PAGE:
I often wind up at Quinn's on Thursday evenings. They open for dinner at 5, which means I can swing by after Pilates for a burger or fish-and-chips or their gnocchi with oxtail before heading home. Already I have eaten there so often it seems like I could walk there with my eyes closed, find my way through the door, past the bar, to one of the tables downstairs or in the upstairs mezzanine. The menu is full of familiar things, the tasty homemade pretzel with cheese sauce, the wild boar Sloppy Joe. It feels like this wood-lined, airy space with large windows onto the street has stood on this street corner for as long as I can remember, even though it has only been about six months since my first dinner here. I wonder if I should try something new, or if I should go back to one of my old favorites. Then I notice the rabbit pot pie on the menu, and I feel myself waver. My server tells me that it is fantastic, and she is so enthusiastic I believe her.
The rabbit pot-pie arrives in a white ramekin on a long, rectangular plate, the pie capped with a biscuit that is like no other biscuit I have ever seen. Less like a biscuit and more like a golden puff of air. Sprinkled with sea salt, it dissolves into golden flakes as I bite into it, and I turn instead to the savory rabbit stew beneath. It is a little like the rabbit shepherd's pie I had at Lark recently (only at Lark the pie was topped with mashed potatoes instead of biscuit), the same creamy sauce that seems to have a little mustard in it, only here the rabbit is cut into chunks instead of shreds. I wish I had some bread to dip into the sauce, or perhaps another biscuit, but I am distracted by the baby vegetables arranged like a still life on the other side of the plate. There is a spear of asparagus and some cauliflower florets and baby carrots and what appear to be radishes, gently roasted until just crisp-tender.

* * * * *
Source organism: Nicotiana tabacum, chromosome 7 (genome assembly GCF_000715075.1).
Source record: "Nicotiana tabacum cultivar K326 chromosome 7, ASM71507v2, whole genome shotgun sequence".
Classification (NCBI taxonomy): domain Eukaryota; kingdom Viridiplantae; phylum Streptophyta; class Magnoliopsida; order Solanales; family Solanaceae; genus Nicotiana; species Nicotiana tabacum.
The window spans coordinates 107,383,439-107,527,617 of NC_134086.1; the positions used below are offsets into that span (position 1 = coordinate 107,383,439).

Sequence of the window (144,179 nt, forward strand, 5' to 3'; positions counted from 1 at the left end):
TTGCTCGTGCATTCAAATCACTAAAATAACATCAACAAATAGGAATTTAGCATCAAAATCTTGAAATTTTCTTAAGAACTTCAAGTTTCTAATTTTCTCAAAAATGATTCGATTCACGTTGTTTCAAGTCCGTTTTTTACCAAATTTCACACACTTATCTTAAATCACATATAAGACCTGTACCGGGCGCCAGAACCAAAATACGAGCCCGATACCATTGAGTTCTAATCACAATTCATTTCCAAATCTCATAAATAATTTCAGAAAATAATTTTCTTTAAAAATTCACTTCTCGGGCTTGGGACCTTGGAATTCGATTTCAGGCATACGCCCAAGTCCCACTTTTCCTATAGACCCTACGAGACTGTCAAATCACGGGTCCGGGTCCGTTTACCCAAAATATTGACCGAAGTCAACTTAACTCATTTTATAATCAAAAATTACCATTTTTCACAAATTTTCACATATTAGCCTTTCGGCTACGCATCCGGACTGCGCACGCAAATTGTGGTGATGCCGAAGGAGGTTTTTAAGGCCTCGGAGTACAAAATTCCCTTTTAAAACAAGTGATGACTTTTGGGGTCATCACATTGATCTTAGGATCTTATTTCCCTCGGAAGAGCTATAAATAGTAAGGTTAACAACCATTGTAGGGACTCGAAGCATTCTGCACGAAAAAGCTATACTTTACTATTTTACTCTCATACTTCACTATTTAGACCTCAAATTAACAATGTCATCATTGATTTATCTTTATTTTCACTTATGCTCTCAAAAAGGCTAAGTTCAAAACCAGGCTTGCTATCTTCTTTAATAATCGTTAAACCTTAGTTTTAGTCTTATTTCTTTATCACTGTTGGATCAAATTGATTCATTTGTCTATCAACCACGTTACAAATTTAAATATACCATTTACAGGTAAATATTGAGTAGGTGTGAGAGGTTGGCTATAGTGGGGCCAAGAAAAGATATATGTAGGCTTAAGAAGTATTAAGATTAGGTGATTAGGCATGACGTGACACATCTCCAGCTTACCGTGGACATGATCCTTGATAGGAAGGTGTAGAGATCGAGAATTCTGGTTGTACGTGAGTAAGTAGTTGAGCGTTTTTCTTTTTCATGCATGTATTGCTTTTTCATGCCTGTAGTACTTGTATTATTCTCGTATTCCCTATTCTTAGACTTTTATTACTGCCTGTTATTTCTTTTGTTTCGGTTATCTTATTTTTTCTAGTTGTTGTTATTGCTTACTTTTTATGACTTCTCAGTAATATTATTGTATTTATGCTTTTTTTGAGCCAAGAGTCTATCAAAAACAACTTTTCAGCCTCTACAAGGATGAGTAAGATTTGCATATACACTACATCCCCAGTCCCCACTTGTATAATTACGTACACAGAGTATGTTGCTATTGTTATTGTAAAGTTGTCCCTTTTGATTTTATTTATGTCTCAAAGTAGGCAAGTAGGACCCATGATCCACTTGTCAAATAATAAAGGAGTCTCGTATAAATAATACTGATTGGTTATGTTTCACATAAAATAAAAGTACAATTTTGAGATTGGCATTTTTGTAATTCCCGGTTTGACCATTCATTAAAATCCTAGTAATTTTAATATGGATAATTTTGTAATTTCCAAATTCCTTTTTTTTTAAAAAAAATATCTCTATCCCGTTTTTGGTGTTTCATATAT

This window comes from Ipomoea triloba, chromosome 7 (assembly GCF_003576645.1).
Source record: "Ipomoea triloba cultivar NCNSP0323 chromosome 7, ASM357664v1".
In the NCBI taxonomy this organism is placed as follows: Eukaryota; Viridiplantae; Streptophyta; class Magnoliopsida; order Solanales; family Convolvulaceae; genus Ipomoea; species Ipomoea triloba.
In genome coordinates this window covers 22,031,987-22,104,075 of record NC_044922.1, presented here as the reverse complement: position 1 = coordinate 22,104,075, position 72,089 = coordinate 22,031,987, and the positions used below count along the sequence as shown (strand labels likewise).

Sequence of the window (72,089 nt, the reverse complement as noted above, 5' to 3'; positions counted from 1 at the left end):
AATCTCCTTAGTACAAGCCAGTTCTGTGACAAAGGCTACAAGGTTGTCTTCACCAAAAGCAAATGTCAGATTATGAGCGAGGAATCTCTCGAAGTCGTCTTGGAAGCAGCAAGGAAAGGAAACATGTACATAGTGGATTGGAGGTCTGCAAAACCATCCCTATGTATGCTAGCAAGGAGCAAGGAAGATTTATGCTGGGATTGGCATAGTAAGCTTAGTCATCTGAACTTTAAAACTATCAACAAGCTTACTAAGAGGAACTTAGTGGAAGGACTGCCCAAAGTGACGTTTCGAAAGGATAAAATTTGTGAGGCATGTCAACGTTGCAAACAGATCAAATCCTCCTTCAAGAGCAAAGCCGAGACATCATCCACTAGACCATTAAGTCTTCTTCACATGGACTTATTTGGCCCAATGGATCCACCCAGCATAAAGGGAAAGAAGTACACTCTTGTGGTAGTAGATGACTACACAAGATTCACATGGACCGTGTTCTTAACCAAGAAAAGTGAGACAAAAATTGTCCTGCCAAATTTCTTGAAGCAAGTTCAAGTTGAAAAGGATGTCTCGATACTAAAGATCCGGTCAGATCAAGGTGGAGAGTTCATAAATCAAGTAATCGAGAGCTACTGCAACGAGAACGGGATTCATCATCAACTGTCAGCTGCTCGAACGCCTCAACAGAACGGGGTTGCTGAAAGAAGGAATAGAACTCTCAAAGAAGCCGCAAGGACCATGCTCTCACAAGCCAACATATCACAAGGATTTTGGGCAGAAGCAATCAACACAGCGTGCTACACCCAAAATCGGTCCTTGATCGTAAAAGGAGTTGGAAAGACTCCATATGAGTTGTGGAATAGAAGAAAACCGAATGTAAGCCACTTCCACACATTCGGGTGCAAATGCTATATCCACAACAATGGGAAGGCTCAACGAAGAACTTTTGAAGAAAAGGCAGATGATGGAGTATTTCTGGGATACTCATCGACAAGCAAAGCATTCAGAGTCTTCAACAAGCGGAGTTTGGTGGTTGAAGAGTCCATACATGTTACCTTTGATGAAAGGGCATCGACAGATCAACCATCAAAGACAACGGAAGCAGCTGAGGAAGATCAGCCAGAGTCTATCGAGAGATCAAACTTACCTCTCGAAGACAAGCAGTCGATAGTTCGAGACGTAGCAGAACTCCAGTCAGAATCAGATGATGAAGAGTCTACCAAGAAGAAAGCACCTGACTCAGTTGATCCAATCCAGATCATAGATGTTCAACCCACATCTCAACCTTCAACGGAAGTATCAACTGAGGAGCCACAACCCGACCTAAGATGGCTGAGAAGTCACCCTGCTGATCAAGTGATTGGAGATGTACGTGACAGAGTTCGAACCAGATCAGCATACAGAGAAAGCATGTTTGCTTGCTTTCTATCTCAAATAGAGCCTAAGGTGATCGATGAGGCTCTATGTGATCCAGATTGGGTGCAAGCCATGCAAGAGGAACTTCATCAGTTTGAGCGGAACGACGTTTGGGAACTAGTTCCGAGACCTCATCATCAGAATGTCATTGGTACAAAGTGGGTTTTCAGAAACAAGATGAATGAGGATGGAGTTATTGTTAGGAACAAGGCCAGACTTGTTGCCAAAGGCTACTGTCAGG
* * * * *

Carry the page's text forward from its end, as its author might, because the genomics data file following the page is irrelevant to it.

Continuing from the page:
Meanwhile the dining room has been filling up with other diners, steady regulars and newcomers, and the din rises, as it always does. I have finished my rabbit pie but don't feel like something sweet; instead I order a pretzel. I love their pretzels, soft and chewy, sprinkled with coarse salt and served with a cheesy beer sauce, or a beer-y cheese sauce. I break apart my pretzel and eat it, dipping each bite into the cheese sauce, listening to the different threads of conversations around me, invisible to others, tucked into my corner table. I have a book but leave it unread in my bag; I don't need it. I can be alone with my food, and be happy.